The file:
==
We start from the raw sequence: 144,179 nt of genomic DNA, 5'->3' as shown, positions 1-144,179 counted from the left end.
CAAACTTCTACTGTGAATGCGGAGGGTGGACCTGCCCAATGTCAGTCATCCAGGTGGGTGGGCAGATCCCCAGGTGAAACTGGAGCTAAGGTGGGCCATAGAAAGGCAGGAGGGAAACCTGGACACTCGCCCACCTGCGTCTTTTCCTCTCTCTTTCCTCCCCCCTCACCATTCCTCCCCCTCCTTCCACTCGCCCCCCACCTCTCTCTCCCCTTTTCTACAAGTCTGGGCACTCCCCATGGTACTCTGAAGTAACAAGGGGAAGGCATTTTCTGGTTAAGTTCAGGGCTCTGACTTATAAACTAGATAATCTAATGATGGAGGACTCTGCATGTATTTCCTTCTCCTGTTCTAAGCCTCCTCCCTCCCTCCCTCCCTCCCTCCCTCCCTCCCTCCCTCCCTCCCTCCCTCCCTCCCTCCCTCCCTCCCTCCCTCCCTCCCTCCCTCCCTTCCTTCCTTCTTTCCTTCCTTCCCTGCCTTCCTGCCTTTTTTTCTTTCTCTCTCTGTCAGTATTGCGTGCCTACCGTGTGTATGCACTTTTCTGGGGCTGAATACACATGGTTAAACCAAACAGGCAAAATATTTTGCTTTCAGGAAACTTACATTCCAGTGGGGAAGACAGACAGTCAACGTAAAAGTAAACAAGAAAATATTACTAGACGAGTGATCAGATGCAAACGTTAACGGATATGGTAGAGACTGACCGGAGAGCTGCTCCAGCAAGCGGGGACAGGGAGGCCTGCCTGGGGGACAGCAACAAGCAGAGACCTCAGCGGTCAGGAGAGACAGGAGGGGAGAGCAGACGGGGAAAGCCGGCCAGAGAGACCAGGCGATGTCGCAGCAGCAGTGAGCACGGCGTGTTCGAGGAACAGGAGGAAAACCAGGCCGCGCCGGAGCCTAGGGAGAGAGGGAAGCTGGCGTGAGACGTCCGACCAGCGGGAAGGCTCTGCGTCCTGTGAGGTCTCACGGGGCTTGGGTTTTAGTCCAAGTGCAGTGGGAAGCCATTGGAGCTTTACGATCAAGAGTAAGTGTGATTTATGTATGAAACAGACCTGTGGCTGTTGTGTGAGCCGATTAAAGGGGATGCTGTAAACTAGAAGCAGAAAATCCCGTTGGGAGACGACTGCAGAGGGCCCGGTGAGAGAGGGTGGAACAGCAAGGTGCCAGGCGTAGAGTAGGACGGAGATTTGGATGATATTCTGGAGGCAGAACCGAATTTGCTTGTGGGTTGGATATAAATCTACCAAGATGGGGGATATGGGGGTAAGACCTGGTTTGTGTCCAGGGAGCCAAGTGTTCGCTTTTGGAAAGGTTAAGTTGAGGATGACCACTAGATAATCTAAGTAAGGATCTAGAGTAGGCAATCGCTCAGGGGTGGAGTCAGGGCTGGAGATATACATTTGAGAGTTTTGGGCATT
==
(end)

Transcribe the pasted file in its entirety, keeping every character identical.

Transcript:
We start from the raw sequence: 144,179 nt of genomic DNA, 5'->3' as shown, positions 1-144,179 counted from the left end.
CAAACTTCTACTGTGAATGCGGAGGGTGGACCTGCCCAATGTCAGTCATCCAGGTGGGTGGGCAGATCCCCAGGTGAAACTGGAGCTAAGGTGGGCCATAGAAAGGCAGGAGGGAAACCTGGACACTCGCCCACCTGCGTCTTTTCCTCTCTCTTTCCTCCCCCCTCACCATTCCTCCCCCTCCTTCCACTCGCCCCCCACCTCTCTCTCCCCTTTTCTACAAGTCTGGGCACTCCCCATGGTACTCTGAAGTAACAAGGGGAAGGCATTTTCTGGTTAAGTTCAGGGCTCTGACTTATAAACTAGATAATCTAATGATGGAGGACTCTGCATGTATTTCCTTCTCCTGTTCTAAGCCTCCTCCCTCCCTCCCTCCCTCCCTCCCTCCCTCCCTCCCTCCCTCCCTCCCTCCCTCCCTCCCTCCCTCCCTCCCTCCCTCCCTCCCTCCCTTCCTTCCTTCTTTCCTTCCTTCCCTGCCTTCCTGCCTTTTTTTCTTTCTCTCTCTGTCAGTATTGCGTGCCTACCGTGTGTATGCACTTTTCTGGGGCTGAATACACATGGTTAAACCAAACAGGCAAAATATTTTGCTTTCAGGAAACTTACATTCCAGTGGGGAAGACAGACAGTCAACGTAAAAGTAAACAAGAAAATATTACTAGACGAGTGATCAGATGCAAACGTTAACGGATATGGTAGAGACTGACCGGAGAGCTGCTCCAGCAAGCGGGGACAGGGAGGCCTGCCTGGGGGACAGCAACAAGCAGAGACCTCAGCGGTCAGGAGAGACAGGAGGGGAGAGCAGACGGGGAAAGCCGGCCAGAGAGACCAGGCGATGTCGCAGCAGCAGTGAGCACGGCGTGTTCGAGGAACAGGAGGAAAACCAGGCCGCGCCGGAGCCTAGGGAGAGAGGGAAGCTGGCGTGAGACGTCCGACCAGCGGGAAGGCTCTGCGTCCTGTGAGGTCTCACGGGGCTTGGGTTTTAGTCCAAGTGCAGTGGGAAGCCATTGGAGCTTTACGATCAAGAGTAAGTGTGATTTATGTATGAAACAGACCTGTGGCTGTTGTGTGAGCCGATTAAAGGGGATGCTGTAAACTAGAAGCAGAAAATCCCGTTGGGAGACGACTGCAGAGGGCCCGGTGAGAGAGGGTGGAACAGCAAGGTGCCAGGCGTAGAGTAGGACGGAGATTTGGATGATATTCTGGAGGCAGAACCGAATTTGCTTGTGGGTTGGATATAAATCTACCAAGATGGGGGATATGGGGGTAAGACCTGGTTTGTGTCCAGGGAGCCAAGTGTTCGCTTTTGGAAAGGTTAAGTTGAGGATGACCACTAGATAATCTAAGTAAGGATCTAGAGTAGGCAATCGCTCAGGGGTGGAGTCAGGGCTGGAGATATACATTTGAGAGTTTTGGGCATT